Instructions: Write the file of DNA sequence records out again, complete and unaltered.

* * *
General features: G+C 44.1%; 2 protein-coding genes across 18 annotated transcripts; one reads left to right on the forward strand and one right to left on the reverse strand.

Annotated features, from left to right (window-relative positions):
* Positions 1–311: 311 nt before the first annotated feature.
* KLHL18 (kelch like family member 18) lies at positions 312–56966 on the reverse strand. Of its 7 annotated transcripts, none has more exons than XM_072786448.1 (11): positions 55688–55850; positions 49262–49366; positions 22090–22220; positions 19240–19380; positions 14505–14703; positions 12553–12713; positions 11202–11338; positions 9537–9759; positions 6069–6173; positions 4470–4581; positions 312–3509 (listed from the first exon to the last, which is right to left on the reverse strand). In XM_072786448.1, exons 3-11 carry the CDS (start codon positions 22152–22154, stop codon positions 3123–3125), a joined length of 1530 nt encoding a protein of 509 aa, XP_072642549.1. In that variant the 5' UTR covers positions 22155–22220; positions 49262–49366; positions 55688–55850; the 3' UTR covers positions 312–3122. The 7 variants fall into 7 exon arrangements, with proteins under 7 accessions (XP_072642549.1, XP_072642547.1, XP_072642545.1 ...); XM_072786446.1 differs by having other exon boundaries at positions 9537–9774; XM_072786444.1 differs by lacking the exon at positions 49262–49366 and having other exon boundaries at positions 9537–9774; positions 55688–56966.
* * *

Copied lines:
General features: G+C 44.1%; 2 protein-coding genes across 18 annotated transcripts; one reads left to right on the forward strand and one right to left on the reverse strand.

Annotated features, from left to right (window-relative positions):
* Positions 1–311: 311 nt before the first annotated feature.
* KLHL18 (kelch like family member 18) lies at positions 312–56966 on the reverse strand. Of its 7 annotated transcripts, none has more exons than XM_072786448.1 (11): positions 55688–55850; positions 49262–49366; positions 22090–22220; positions 19240–19380; positions 14505–14703; positions 12553–12713; positions 11202–11338; positions 9537–9759; positions 6069–6173; positions 4470–4581; positions 312–3509 (listed from the first exon to the last, which is right to left on the reverse strand). In XM_072786448.1, exons 3-11 carry the CDS (start codon positions 22152–22154, stop codon positions 3123–3125), a joined length of 1530 nt encoding a protein of 509 aa, XP_072642549.1. In that variant the 5' UTR covers positions 22155–22220; positions 49262–49366; positions 55688–55850; the 3' UTR covers positions 312–3122. The 7 variants fall into 7 exon arrangements, with proteins under 7 accessions (XP_072642549.1, XP_072642547.1, XP_072642545.1 ...); XM_072786446.1 differs by having other exon boundaries at positions 9537–9774; XM_072786444.1 differs by lacking the exon at positions 49262–49366 and having other exon boundaries at positions 9537–9774; positions 55688–56966.